Southwick's Zoo is open for the season!

Prepare to be amazed viewing giraffes, lions, tigers, white rhino’s, and chimpanzees in our beautiful 200 acres of naturalistic habitats. Southwick’s Zoo is home to 850 exotic animals from around the world and our interactive exhibits are fun for all ages. Stroll leisurely through our 35 acre deer forest, where the deer roam free or ride the Woodlands Express train ride through the North American Elk habitat and wetlands. View the African Plains and other animal exhibits from new heights on our Skyfari Skyride.

Learn about your favorite wild animals, such as a kangaroo, armadillo or chameleon at the EARTH Discovery Center. Get up close and personal with farm animals, featuring chickens, goats and alpacas at our Petting Zoo. Parakeet Landing will offer you the chance to see and hear exotic birds. Don’t miss out on animal presentations, our kid’s play park, pony and camel rides, kiddie rides and so much more!

Southwick’s Zoo is Naturally Entertaining.

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May 25th, 2015 by Rebecca Mansfield Comments(0)
Southwick's Zoo has one of the largest primate collections in New England. Primates include prosimians or lower order primates, monkeys, apes, and humans. Primates are primarily sorted into two main groupings: prosimians and simians. Prosimians have characteristics most like the earliest primates and include lemurs, aye-aye, and tarsiers. Simians include monkeys and apes. Monkeys are divided into two groups: New World Monkeys which include Capuchins, Howler, and Squirrel Monkeys and Old World Monkeys such as Colobus Monkeys, Guenons, Baboons and Macquaques. Some primates (including humans and baboons) do not live primarily in trees, but Many species possess adaptations for climbing trees. Locomotion techniques used include leaping from tree to tree, walking on two or four limbs, knuckle-walking, and swinging hand over hand between branches of trees (known as brachiation). Many primates have opposable thumbs (a thumb which can be turned so that the fingertip can make contact with the fingertip of each of the other digits on the same hand) and some New World Monkeys have prehensile tails (meaning adapted for grasping or holding). Primates come in many shapes and sizes, and generally have slower rates of development than other mammals. All non-human primate infants are breastfed by their mothers and rely on them for grooming and transportation. In some species, infants are protected and transported by males in the group, particularly males who may be their fathers. Other relatives of the infant, such as siblings and aunts, may participate in its care as well. Most primates are considered to be truly social animals and prefer to live in small to large groups or troops. Early on they learn social and many other behavioral skills needed for protection, often through playing and watching their parents. A primate's lifespan can range from 8 years (Dwarf Lemur) or 11 years (Pygmy Marmoset) - 60 years (Chimpanzee)! Many of the primates at Southwick's Zoo are considered endangered due to deforestation, human population expansion, poaching and encroachment. Many primates are arboreal or tree dwellers and inhabit forest habitats or sub tropical and tropical rainforests. Destruction of these habitats are of great concern to conservationists as each year more primates become endangered and on the brink of extinction. Southwick's Zoo is home to many endangered primates; including the White Handed Gibbon, Black Spider Monkey, Mandrill, Black & White Ruffed Lemurs, and Colobus Monkey, just to name a few. Here at Southwick's Zoo we are home to primates from many species including Lemurs, Capuchins, Squirrel Monkeys, Schmidt's Guenon, Debrazza's Guenon, Bush Baby, Mangabey Monkey, Patas Monkeys, Vervet Monkeys and Chimpanzees!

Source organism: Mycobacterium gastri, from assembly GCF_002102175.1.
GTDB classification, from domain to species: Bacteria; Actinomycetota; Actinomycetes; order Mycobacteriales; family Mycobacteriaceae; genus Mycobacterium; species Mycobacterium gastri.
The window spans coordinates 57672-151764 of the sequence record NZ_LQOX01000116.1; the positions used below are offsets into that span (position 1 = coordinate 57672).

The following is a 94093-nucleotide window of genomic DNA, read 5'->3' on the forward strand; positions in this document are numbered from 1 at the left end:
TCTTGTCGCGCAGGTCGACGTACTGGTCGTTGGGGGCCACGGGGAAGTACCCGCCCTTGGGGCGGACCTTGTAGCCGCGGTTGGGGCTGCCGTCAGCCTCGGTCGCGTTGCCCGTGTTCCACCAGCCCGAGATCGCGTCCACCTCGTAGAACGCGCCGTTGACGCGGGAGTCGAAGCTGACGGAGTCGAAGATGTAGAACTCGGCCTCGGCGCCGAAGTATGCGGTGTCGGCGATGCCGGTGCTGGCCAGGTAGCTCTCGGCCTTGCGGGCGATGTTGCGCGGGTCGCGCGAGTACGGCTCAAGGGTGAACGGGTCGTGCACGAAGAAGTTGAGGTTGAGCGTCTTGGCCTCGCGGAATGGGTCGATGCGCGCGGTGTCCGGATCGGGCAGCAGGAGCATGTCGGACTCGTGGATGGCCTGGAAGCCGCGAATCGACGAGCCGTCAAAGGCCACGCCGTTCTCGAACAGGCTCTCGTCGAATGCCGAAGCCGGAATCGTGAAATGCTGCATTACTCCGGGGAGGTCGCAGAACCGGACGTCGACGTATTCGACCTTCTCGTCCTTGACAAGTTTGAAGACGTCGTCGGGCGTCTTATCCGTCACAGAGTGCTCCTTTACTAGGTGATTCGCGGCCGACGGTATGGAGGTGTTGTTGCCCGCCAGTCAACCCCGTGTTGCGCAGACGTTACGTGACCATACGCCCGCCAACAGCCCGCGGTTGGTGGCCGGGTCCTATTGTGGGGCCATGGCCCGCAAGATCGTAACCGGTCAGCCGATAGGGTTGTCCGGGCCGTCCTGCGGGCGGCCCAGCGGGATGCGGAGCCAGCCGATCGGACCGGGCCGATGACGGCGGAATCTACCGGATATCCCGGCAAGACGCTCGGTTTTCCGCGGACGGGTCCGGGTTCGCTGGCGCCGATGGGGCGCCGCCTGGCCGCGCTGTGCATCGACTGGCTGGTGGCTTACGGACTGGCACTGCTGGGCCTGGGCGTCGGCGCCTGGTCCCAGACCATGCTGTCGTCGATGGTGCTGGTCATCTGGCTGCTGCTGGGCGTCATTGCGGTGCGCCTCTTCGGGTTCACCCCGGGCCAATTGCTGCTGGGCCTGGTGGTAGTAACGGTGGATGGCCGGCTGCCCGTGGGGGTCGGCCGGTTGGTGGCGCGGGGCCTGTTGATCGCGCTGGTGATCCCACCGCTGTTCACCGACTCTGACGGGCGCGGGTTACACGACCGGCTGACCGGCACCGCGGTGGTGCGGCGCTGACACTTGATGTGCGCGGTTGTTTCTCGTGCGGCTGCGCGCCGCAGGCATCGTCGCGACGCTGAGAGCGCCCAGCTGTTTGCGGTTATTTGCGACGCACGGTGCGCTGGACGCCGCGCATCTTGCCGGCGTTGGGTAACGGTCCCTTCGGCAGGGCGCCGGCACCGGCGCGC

There’s lots to look forward in June here at the zoo! EARTH members can look forward to a Member Appreciation After Hours event on Friday. June 5. On this day the zoo will be open from 6pm-8pm just for members of EARTH. *Rides, gift shops, and food venues will not be open. Visitors are welcome […]

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